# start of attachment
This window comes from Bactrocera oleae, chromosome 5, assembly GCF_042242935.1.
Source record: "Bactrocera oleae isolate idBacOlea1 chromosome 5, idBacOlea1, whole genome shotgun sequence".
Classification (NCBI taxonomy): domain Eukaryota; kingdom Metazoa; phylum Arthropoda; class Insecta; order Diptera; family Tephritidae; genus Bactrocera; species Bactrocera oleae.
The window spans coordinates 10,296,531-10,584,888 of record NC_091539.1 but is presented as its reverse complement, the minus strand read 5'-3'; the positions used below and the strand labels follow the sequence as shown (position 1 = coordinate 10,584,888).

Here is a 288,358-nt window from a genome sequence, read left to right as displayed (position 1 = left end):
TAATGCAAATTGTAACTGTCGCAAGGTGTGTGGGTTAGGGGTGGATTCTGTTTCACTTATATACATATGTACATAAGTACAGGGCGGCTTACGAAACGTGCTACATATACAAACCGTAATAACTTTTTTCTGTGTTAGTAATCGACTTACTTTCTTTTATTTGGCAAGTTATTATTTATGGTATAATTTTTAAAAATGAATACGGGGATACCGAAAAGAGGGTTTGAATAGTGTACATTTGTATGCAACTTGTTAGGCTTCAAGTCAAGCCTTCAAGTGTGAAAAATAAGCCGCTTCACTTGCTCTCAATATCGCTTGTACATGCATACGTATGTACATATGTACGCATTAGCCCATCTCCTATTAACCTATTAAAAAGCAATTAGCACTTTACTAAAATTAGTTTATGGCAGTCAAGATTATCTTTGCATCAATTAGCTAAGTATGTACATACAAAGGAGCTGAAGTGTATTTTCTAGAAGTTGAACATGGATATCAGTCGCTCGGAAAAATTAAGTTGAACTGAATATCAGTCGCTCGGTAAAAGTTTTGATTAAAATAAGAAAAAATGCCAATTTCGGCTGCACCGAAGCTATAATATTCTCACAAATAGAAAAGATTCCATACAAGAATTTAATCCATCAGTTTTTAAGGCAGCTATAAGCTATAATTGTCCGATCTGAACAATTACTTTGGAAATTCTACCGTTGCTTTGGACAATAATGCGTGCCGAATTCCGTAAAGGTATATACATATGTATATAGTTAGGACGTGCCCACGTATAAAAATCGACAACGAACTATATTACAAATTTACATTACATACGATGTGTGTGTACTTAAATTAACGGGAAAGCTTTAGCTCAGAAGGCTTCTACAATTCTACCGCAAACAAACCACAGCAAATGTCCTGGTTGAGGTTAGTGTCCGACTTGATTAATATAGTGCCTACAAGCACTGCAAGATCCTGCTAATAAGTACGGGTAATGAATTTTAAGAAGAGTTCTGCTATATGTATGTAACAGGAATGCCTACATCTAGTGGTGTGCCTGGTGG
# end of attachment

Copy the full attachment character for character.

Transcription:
This window comes from Bactrocera oleae, chromosome 5, assembly GCF_042242935.1.
Source record: "Bactrocera oleae isolate idBacOlea1 chromosome 5, idBacOlea1, whole genome shotgun sequence".
Classification (NCBI taxonomy): domain Eukaryota; kingdom Metazoa; phylum Arthropoda; class Insecta; order Diptera; family Tephritidae; genus Bactrocera; species Bactrocera oleae.
The window spans coordinates 10,296,531-10,584,888 of record NC_091539.1 but is presented as its reverse complement, the minus strand read 5'-3'; the positions used below and the strand labels follow the sequence as shown (position 1 = coordinate 10,584,888).

Here is a 288,358-nt window from a genome sequence, read left to right as displayed (position 1 = left end):
TAATGCAAATTGTAACTGTCGCAAGGTGTGTGGGTTAGGGGTGGATTCTGTTTCACTTATATACATATGTACATAAGTACAGGGCGGCTTACGAAACGTGCTACATATACAAACCGTAATAACTTTTTTCTGTGTTAGTAATCGACTTACTTTCTTTTATTTGGCAAGTTATTATTTATGGTATAATTTTTAAAAATGAATACGGGGATACCGAAAAGAGGGTTTGAATAGTGTACATTTGTATGCAACTTGTTAGGCTTCAAGTCAAGCCTTCAAGTGTGAAAAATAAGCCGCTTCACTTGCTCTCAATATCGCTTGTACATGCATACGTATGTACATATGTACGCATTAGCCCATCTCCTATTAACCTATTAAAAAGCAATTAGCACTTTACTAAAATTAGTTTATGGCAGTCAAGATTATCTTTGCATCAATTAGCTAAGTATGTACATACAAAGGAGCTGAAGTGTATTTTCTAGAAGTTGAACATGGATATCAGTCGCTCGGAAAAATTAAGTTGAACTGAATATCAGTCGCTCGGTAAAAGTTTTGATTAAAATAAGAAAAAATGCCAATTTCGGCTGCACCGAAGCTATAATATTCTCACAAATAGAAAAGATTCCATACAAGAATTTAATCCATCAGTTTTTAAGGCAGCTATAAGCTATAATTGTCCGATCTGAACAATTACTTTGGAAATTCTACCGTTGCTTTGGACAATAATGCGTGCCGAATTCCGTAAAGGTATATACATATGTATATAGTTAGGACGTGCCCACGTATAAAAATCGACAACGAACTATATTACAAATTTACATTACATACGATGTGTGTGTACTTAAATTAACGGGAAAGCTTTAGCTCAGAAGGCTTCTACAATTCTACCGCAAACAAACCACAGCAAATGTCCTGGTTGAGGTTAGTGTCCGACTTGATTAATATAGTGCCTACAAGCACTGCAAGATCCTGCTAATAAGTACGGGTAATGAATTTTAAGAAGAGTTCTGCTATATGTATGTAACAGGAATGCCTACATCTAGTGGTGTGCCTGGTGG